Guidelines for the clinical diagnosis of VTE (AAFP, ACP)
What are effective strategies in diagnosing venous thromboembolic events in primary care?
The main points of these guidelines to the diagnosis of venous thromboembolic events (VTE) are: 1. Begin by using validated clinical prediction rules, like the Wells prediction rule, to estimate the clinical likelihood of VTE. 2. In patients with a low clinical likelihood of VTE, a negative result from a high-sensitivity D-dimer test confirms that the patient is unlikely to have a VTE. 3. Perform an ultrasound of the lower extremities in patients with intermediate to high clinical likelihood of VTE. 4. Patients with intermediate or high clinical likelihood of pulmonary embolism require diagnostic imaging studies. (LOE = 1a)
Qaseem A, Snow V, Barry P, et al, for the Joint American Academy of Family Physicians/American College of Physicians Panel on Deep Venous Thrombosis/Pulmonary Embolism. Current diagnosis of venous thromboembolism in primary care: a clinical practice guideline from the American Academy of Family Physicians and the American College of Physicians. Ann Fam Med 2007;5:57-62. [PMID:17261865]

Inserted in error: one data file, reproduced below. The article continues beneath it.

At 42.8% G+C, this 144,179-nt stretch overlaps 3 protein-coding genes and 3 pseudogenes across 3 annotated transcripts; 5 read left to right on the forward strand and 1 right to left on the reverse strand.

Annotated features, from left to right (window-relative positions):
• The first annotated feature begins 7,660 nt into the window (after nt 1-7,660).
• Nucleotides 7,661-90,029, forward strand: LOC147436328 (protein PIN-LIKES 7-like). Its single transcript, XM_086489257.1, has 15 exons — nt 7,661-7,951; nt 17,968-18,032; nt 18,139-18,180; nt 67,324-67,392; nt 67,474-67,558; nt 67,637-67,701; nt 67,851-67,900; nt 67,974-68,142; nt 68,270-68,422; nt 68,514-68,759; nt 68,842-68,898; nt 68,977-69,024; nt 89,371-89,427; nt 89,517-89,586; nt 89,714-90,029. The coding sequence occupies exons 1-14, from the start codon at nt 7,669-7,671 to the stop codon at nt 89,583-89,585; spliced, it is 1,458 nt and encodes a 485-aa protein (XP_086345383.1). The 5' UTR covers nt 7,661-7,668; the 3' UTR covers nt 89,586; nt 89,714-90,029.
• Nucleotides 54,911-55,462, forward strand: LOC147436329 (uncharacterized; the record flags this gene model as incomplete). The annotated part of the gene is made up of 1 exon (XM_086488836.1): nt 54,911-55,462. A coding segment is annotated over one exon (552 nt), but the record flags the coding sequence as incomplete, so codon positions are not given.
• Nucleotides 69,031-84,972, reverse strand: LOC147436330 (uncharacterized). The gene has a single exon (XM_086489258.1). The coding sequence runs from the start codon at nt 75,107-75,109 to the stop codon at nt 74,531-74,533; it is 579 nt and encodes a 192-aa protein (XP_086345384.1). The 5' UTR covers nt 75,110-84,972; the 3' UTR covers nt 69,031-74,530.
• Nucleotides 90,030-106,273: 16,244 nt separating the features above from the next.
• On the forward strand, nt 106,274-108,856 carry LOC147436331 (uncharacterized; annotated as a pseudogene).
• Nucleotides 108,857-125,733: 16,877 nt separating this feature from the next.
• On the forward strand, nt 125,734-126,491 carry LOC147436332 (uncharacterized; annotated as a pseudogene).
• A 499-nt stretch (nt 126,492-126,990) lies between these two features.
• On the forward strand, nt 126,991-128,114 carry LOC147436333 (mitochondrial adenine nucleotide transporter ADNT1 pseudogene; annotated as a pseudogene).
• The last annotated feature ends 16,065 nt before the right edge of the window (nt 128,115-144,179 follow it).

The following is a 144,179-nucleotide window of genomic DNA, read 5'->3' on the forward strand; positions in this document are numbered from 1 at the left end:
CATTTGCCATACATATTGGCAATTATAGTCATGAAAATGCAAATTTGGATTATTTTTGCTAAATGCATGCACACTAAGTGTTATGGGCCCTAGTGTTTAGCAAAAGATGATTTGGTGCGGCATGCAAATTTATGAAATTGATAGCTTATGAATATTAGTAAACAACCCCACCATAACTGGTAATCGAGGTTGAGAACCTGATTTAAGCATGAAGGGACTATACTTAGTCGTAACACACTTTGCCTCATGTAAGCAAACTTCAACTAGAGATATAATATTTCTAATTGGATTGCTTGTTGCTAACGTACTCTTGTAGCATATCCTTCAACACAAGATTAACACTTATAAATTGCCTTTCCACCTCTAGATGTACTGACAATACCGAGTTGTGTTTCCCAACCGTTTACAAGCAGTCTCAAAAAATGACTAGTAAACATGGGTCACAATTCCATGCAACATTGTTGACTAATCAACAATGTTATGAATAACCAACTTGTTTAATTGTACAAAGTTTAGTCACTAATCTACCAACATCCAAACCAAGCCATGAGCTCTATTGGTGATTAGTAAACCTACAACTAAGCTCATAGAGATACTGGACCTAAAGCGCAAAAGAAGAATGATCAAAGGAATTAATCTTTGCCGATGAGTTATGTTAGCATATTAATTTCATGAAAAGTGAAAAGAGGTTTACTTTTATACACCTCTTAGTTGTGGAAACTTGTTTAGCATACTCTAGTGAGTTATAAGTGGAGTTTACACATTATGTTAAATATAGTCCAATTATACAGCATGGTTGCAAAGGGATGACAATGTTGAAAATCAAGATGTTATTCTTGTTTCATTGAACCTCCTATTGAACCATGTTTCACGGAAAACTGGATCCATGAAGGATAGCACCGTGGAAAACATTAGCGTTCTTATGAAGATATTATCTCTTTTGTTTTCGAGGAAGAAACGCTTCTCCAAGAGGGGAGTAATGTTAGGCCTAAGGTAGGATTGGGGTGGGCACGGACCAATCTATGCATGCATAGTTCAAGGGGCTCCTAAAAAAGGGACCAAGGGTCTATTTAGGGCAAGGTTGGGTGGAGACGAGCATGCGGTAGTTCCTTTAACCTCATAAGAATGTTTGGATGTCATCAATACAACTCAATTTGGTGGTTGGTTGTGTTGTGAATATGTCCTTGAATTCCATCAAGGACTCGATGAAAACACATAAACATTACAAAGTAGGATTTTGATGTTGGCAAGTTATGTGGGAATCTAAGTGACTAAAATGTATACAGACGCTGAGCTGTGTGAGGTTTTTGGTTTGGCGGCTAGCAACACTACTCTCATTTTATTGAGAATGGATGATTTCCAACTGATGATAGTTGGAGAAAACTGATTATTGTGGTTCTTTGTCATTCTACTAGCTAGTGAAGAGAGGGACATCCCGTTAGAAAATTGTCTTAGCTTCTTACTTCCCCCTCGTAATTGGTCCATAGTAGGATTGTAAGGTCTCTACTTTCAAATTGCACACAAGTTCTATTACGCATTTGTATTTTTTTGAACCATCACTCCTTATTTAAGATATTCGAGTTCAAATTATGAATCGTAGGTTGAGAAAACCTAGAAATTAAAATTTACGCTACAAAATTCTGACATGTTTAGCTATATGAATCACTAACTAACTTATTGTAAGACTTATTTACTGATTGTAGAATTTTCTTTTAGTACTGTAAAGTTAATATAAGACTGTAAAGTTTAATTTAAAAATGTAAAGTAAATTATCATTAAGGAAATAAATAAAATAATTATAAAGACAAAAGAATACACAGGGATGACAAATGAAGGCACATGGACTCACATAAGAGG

This clinical practice guideline was derived from a well-done systematic review of the literature* performed by the Agency for Healthcare Research and Quality Evidence-Based Practice Centers. The guideline is aimed at any clinician who diagnoses VTE; there is an accompanying guideline on managing VTE.** The guideline answers questions about the role of clinical prediction rules, D-dimer tests, ultrasounds, and computed axial tomography (CT) in the diagnosis of VTE. The authors found 19 studies using clinical prediction rules, 17 of which used the Wells prediction rule. These studies support the use of prediction rules. With the combination of a negative D-dimer result and a negative clinical prediction rule in low-risk patients, the probability of VTE is quite low. The authors found 4 studies evaluating D-dimer testing without the concomitant use of a clinical prediction rule. These studies support the theory that a negative result from a highly sensitive D-dimer test can exclude VTE in low-risk patients. The evidence-based practice center review found ultrasound to be very sensitive (89%-96%) and specific (94%-99%) in diagnosing symptomatic proximal vein lower extremity thromboses. It is less sensitive in asymptomatic thromboses (47%-62%). The studies of CT were of variable quality and the results were less consistent. Because of this, further imaging is likely needed in patients who have a high pretest probability of pulmonary embolism and a negative CT scan result. *Segal JB, et al. Ann Fam Med 2007;5:63-73. ** Snow V, et al. Ann Fam Med 2007;5:74-80
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